We will continue working through the CS50 Problem Set from last week where we were learning to code in the C programming language. In this post, I will go over my solution to the cash problem in Problem Set 1. The problem presented here, is that we want to know how many coins a person will receive from the cashier given an amount. We also need to account for the fact that the cashier will want to produce the least amount of coins possible. For instance, if the cashier is given $4.00 on a bill of $3.42, the cashier will want to give the customer back 2 quarters, 1 nickel , and 3 pennies. So the output from our code should be 6.

The first thing that I wanted to do in this problem was create some variables for all of the coins that our cashier will be giving back to our customer. Secondly, I created a variable changeOutput that will act as the counter for the number of coins. Like the last solutions, we want to prompt the user while the input is invalid. This way, we will make sure the user inputs what we want. In this case, a positive floating point number.

The next thing I want to do is change the cents from a float to an integer to make the arithmetic a lot easier. We have to be careful here because when we convert from a float to an integer we risk loosing some cents because of a rounding issue. Therefore I multiply the input by 100 before I round and convert to an integer. This technique allows us to avoid any rounding issues.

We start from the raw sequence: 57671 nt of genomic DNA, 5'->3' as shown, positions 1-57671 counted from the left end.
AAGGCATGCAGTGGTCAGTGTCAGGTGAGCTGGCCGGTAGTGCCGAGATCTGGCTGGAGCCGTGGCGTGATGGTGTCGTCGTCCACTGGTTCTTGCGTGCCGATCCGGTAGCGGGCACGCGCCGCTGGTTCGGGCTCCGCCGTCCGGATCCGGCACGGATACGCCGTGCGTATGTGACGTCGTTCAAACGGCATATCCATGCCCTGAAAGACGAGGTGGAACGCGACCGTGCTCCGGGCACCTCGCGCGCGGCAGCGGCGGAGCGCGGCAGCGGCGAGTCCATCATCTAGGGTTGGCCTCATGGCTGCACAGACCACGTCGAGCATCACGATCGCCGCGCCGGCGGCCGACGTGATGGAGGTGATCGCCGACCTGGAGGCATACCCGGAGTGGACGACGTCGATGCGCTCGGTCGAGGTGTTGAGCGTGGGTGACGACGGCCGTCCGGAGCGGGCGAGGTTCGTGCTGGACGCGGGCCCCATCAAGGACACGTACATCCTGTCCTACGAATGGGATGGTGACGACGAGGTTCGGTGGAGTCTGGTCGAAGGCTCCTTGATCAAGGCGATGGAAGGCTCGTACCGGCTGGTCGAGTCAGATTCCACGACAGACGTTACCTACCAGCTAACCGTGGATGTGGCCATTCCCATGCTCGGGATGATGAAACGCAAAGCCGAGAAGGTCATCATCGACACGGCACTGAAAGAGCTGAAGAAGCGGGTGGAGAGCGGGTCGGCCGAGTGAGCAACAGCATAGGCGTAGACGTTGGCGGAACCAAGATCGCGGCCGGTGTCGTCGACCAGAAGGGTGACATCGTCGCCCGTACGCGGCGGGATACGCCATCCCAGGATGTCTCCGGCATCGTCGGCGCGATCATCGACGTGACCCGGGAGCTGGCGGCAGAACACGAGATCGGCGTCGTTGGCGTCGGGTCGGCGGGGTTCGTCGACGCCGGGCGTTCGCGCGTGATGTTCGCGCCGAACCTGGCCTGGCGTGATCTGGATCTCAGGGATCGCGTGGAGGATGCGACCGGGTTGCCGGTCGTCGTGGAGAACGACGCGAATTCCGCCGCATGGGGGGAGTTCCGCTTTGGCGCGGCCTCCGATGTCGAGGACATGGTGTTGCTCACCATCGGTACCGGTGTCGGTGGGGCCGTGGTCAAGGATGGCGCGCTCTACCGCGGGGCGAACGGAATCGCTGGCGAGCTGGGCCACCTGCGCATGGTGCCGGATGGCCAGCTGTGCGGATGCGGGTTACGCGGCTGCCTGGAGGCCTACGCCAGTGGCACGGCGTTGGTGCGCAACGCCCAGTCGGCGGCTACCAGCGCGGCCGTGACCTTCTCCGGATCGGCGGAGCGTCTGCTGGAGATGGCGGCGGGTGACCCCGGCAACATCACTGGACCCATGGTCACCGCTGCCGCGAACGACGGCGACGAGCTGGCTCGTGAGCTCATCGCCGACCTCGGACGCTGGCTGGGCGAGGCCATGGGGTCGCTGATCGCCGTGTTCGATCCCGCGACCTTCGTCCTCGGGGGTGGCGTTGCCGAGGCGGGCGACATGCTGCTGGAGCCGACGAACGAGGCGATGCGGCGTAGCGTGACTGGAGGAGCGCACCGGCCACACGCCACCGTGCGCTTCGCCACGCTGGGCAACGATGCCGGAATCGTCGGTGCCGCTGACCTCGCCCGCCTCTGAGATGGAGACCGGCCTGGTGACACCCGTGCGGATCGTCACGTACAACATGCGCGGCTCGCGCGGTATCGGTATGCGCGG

Next, I created for loops for each of the coin variables I made earlier to count how many of each I will need. Notice that the order here is important. If, for instance, I put dimes before quarters I would get more dimes than I need and no quarters.  Each of these for loops operates in a similar fashion. While the cents variable is greater than or equal to the coin in question, it will subtract that value from the cents variable and add to our counter. Notice, you could also use modular arithmetic to solve this problem as well, though it may be a little more tricky.

Finally, after we have counted all of the coins out, our final step is to print the output to the user. I hope this helps you find your own solution to the problem. Keep plugging away at the course work and keep learning. If you have any questions about the material I have discussed, or you just want to connect, click on the Contact tab. If the content helped you, please return the favor by posting on your favorite social media site by simply clicking one of the buttons below. As always…Happy Programming.



  1. Hi, I´m new on programming and I would´ve never found out that:
    1. i needed to include a new math.h library
    2. Needed to use those -= or += (I don´t really know what those mean)

    Can you give me a hint on how to solve that problem without already knowing how to program? (after all it is the scope of the activity isn´t it?)


    1. So the C programming languages doesn’t include a lot of functionality out of the box like most modern day languages such as Python or Java. The math library is just adding math functions for us to use. The += and -= is shorthand to increment or decrement a variable. For instance you could say x = x + 1, which would increment x by 1. So, x = x + 1 and x += 1 does the same thing. The best way, I think, to tackle these problems is to first write out pseudo code. Think of the things you are going to need your code to accomplish. In doing so you can break it down into more manageable sections. Then if you need to do one section, say increment a variable, and you can’t figure it out look it up on google and then move on to the next. Learning to program is more about learning how to solve problems, the code can always be looked up.


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